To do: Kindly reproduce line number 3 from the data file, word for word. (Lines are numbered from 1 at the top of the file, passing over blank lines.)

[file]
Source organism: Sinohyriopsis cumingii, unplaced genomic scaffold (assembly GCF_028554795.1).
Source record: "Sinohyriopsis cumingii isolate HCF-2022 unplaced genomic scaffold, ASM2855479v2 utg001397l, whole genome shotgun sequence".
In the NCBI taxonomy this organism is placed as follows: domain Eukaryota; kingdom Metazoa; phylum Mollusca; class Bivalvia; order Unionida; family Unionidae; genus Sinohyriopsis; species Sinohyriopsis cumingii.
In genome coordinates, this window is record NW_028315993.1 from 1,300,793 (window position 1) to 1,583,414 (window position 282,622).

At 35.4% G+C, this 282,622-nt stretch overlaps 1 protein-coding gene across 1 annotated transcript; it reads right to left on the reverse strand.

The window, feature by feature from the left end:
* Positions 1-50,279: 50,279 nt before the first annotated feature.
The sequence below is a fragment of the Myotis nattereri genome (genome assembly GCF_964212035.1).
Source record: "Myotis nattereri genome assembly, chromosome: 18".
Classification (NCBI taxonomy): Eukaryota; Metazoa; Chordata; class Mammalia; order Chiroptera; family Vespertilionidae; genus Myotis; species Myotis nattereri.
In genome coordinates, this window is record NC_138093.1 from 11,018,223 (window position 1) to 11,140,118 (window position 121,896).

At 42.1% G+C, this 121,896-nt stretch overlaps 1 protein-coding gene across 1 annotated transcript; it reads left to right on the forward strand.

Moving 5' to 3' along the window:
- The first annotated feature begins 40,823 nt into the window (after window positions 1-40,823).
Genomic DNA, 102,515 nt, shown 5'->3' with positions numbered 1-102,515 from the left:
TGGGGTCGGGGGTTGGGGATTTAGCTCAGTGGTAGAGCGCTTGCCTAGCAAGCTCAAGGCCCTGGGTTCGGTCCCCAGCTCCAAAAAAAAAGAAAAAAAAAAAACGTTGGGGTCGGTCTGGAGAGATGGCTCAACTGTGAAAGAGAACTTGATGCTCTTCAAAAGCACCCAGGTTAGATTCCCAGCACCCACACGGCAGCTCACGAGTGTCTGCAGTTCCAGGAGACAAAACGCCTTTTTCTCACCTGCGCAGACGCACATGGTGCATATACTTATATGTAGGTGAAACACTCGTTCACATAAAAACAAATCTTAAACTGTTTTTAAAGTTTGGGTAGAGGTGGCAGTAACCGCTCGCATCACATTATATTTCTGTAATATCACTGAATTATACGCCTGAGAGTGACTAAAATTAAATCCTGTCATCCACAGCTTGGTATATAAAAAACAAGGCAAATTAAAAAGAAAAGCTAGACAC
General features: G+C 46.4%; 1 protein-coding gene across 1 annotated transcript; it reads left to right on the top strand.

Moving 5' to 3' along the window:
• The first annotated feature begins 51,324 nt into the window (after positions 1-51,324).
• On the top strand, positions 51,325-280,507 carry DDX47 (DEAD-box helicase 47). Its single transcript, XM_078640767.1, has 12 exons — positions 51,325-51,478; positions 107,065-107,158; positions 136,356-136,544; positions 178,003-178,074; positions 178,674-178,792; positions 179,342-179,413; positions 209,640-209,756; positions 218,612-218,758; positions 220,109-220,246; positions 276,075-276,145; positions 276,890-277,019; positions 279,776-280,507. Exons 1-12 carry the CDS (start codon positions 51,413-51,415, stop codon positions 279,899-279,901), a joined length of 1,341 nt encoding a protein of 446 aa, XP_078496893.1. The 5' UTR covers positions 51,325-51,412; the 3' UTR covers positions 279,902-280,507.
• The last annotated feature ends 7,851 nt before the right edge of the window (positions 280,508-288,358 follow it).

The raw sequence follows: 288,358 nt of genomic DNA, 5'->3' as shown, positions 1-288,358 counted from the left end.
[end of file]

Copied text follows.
In the NCBI taxonomy this organism is placed as follows: domain Eukaryota; kingdom Metazoa; phylum Mollusca; class Bivalvia; order Unionida; family Unionidae; genus Sinohyriopsis; species Sinohyriopsis cumingii.